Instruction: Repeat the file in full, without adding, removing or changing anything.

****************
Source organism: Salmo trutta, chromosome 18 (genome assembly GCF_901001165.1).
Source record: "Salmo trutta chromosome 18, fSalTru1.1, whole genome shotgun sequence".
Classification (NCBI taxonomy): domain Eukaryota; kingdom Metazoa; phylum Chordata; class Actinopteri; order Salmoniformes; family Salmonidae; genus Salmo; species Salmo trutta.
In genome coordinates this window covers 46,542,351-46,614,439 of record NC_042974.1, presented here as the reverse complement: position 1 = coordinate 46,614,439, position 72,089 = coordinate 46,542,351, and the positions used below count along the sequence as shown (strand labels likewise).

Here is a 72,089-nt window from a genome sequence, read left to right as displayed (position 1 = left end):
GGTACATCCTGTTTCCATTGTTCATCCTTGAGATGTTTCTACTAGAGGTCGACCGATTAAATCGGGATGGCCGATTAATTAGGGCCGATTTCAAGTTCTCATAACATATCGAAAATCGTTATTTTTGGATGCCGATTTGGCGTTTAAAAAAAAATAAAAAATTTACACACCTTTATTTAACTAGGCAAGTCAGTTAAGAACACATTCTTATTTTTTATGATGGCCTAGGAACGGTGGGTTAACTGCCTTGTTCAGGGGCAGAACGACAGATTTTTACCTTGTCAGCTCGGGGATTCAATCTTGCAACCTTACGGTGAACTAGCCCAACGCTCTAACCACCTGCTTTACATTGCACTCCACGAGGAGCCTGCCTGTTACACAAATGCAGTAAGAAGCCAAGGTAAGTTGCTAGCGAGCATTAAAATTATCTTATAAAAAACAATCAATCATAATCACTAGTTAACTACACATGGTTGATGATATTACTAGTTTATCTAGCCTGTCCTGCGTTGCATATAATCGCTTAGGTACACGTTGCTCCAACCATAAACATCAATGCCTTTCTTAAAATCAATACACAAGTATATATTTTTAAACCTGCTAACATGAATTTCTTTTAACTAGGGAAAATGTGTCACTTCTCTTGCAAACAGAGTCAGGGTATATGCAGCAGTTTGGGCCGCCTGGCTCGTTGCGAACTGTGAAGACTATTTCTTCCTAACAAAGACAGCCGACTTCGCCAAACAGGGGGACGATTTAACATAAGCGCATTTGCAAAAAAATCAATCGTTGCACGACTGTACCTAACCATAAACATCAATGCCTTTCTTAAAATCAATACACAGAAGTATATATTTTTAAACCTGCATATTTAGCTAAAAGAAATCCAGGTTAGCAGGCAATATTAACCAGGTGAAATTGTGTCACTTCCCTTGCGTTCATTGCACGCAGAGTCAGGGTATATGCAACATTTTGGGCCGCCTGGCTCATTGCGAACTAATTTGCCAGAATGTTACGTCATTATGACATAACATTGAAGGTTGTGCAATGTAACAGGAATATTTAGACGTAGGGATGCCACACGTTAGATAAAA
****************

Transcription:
Source organism: Salmo trutta, chromosome 18 (genome assembly GCF_901001165.1).
Source record: "Salmo trutta chromosome 18, fSalTru1.1, whole genome shotgun sequence".
Classification (NCBI taxonomy): domain Eukaryota; kingdom Metazoa; phylum Chordata; class Actinopteri; order Salmoniformes; family Salmonidae; genus Salmo; species Salmo trutta.
In genome coordinates this window covers 46,542,351-46,614,439 of record NC_042974.1, presented here as the reverse complement: position 1 = coordinate 46,614,439, position 72,089 = coordinate 46,542,351, and the positions used below count along the sequence as shown (strand labels likewise).

Here is a 72,089-nt window from a genome sequence, read left to right as displayed (position 1 = left end):
GGTACATCCTGTTTCCATTGTTCATCCTTGAGATGTTTCTACTAGAGGTCGACCGATTAAATCGGGATGGCCGATTAATTAGGGCCGATTTCAAGTTCTCATAACATATCGAAAATCGTTATTTTTGGATGCCGATTTGGCGTTTAAAAAAAAATAAAAAATTTACACACCTTTATTTAACTAGGCAAGTCAGTTAAGAACACATTCTTATTTTTTATGATGGCCTAGGAACGGTGGGTTAACTGCCTTGTTCAGGGGCAGAACGACAGATTTTTACCTTGTCAGCTCGGGGATTCAATCTTGCAACCTTACGGTGAACTAGCCCAACGCTCTAACCACCTGCTTTACATTGCACTCCACGAGGAGCCTGCCTGTTACACAAATGCAGTAAGAAGCCAAGGTAAGTTGCTAGCGAGCATTAAAATTATCTTATAAAAAACAATCAATCATAATCACTAGTTAACTACACATGGTTGATGATATTACTAGTTTATCTAGCCTGTCCTGCGTTGCATATAATCGCTTAGGTACACGTTGCTCCAACCATAAACATCAATGCCTTTCTTAAAATCAATACACAAGTATATATTTTTAAACCTGCTAACATGAATTTCTTTTAACTAGGGAAAATGTGTCACTTCTCTTGCAAACAGAGTCAGGGTATATGCAGCAGTTTGGGCCGCCTGGCTCGTTGCGAACTGTGAAGACTATTTCTTCCTAACAAAGACAGCCGACTTCGCCAAACAGGGGGACGATTTAACATAAGCGCATTTGCAAAAAAATCAATCGTTGCACGACTGTACCTAACCATAAACATCAATGCCTTTCTTAAAATCAATACACAGAAGTATATATTTTTAAACCTGCATATTTAGCTAAAAGAAATCCAGGTTAGCAGGCAATATTAACCAGGTGAAATTGTGTCACTTCCCTTGCGTTCATTGCACGCAGAGTCAGGGTATATGCAACATTTTGGGCCGCCTGGCTCATTGCGAACTAATTTGCCAGAATGTTACGTCATTATGACATAACATTGAAGGTTGTGCAATGTAACAGGAATATTTAGACGTAGGGATGCCACACGTTAGATAAAA